The other way graphic facilitation mirrors Agile coordination – in this image, I placed the goal in the top right, and very large. This means everything leads upwards, to that corner. It’s subtle – the title could have been in the top left, for example. But for an aspirational topic, I think top right help lifts the eye and keep the image internally dynamic.
What I drew next: Now that I had completed the breakout content, I knew how much room I had left on the page. I had reserved a large section for the final section – synthesis of closing comments, delivered popcorn style in the room and then final remarks. This section was drawn from the bottom of the page, up. I was ready with more paper in case we needed it.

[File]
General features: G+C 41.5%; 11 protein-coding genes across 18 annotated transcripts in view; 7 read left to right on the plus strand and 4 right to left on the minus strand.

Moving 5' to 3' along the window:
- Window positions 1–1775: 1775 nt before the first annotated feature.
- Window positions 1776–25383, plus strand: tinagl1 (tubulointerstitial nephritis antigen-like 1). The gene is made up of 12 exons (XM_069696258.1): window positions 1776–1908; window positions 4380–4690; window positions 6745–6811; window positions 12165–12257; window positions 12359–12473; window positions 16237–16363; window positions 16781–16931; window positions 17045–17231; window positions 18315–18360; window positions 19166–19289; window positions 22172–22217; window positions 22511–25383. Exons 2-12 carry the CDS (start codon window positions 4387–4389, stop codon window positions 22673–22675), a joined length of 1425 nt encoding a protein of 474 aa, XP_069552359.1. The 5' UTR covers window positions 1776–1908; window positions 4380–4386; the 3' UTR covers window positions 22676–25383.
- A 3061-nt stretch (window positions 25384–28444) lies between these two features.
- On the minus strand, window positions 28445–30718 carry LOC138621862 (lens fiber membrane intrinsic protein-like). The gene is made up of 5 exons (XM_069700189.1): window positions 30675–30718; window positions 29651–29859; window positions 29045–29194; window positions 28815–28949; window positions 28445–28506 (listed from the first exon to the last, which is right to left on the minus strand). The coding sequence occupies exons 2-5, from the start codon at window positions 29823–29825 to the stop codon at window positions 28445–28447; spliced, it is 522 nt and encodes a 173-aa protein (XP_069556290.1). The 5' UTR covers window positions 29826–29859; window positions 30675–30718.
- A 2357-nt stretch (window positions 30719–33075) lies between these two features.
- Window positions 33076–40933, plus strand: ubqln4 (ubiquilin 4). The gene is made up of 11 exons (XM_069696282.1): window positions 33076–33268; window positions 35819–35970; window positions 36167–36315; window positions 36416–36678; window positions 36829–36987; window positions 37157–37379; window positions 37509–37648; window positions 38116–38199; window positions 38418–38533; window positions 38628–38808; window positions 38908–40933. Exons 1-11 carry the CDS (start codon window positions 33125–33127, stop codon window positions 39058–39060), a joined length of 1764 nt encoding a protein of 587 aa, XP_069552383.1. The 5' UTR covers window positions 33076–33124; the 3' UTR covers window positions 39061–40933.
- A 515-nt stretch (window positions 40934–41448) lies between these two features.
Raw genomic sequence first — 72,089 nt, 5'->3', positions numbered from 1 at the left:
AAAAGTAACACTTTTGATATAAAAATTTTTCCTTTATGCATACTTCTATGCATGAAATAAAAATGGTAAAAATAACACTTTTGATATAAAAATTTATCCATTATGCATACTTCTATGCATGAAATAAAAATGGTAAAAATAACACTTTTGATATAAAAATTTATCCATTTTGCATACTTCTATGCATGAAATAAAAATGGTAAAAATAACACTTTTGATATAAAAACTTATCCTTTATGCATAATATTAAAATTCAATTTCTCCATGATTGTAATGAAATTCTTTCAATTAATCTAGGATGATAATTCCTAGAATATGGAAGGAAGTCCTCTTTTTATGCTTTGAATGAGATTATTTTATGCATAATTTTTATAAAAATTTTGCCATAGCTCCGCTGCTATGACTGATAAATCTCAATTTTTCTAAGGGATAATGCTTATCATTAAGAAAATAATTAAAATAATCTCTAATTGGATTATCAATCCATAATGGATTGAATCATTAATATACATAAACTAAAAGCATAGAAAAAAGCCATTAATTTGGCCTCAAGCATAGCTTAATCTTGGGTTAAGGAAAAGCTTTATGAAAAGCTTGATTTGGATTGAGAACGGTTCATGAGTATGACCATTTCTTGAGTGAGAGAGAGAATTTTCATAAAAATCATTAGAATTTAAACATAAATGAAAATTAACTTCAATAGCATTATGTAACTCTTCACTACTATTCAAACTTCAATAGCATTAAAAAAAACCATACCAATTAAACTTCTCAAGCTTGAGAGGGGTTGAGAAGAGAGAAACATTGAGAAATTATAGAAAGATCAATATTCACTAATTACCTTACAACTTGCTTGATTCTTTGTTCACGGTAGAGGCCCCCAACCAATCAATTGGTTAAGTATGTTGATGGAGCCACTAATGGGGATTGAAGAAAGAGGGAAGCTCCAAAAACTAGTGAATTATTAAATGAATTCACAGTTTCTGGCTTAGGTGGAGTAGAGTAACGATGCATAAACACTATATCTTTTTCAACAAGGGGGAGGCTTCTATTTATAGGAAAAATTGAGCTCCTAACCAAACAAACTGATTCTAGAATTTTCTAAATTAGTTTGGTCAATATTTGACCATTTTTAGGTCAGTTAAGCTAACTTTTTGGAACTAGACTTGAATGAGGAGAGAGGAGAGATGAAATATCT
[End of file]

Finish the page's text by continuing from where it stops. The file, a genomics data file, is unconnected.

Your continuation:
The final touches were to review content with the team.
It’s always fantastic to work with Vancity – I’ve been a member of this credit union for over 20 years. Vancity is about “good money”, and what’s not to love about that. I was happy to hear that this 7-foot poster is now in a hallway with the team, for a visual reminder of their work together. Here’s to working even better with Agile!